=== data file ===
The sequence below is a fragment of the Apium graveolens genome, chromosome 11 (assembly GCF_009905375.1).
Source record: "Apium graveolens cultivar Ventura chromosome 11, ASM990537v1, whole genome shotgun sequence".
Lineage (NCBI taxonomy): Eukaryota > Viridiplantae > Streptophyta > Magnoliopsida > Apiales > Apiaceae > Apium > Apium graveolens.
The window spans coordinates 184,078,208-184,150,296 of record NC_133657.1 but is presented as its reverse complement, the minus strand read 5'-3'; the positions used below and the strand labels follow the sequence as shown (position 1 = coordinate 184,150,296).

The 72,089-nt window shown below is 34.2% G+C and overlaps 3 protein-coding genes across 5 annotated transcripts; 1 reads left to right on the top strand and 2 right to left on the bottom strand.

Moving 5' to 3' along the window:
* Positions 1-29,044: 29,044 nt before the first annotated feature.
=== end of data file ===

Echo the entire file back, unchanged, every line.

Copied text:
The sequence below is a fragment of the Apium graveolens genome, chromosome 11 (assembly GCF_009905375.1).
Source record: "Apium graveolens cultivar Ventura chromosome 11, ASM990537v1, whole genome shotgun sequence".
Lineage (NCBI taxonomy): Eukaryota > Viridiplantae > Streptophyta > Magnoliopsida > Apiales > Apiaceae > Apium > Apium graveolens.
The window spans coordinates 184,078,208-184,150,296 of record NC_133657.1 but is presented as its reverse complement, the minus strand read 5'-3'; the positions used below and the strand labels follow the sequence as shown (position 1 = coordinate 184,150,296).

The 72,089-nt window shown below is 34.2% G+C and overlaps 3 protein-coding genes across 5 annotated transcripts; 1 reads left to right on the top strand and 2 right to left on the bottom strand.

Moving 5' to 3' along the window:
* Positions 1-29,044: 29,044 nt before the first annotated feature.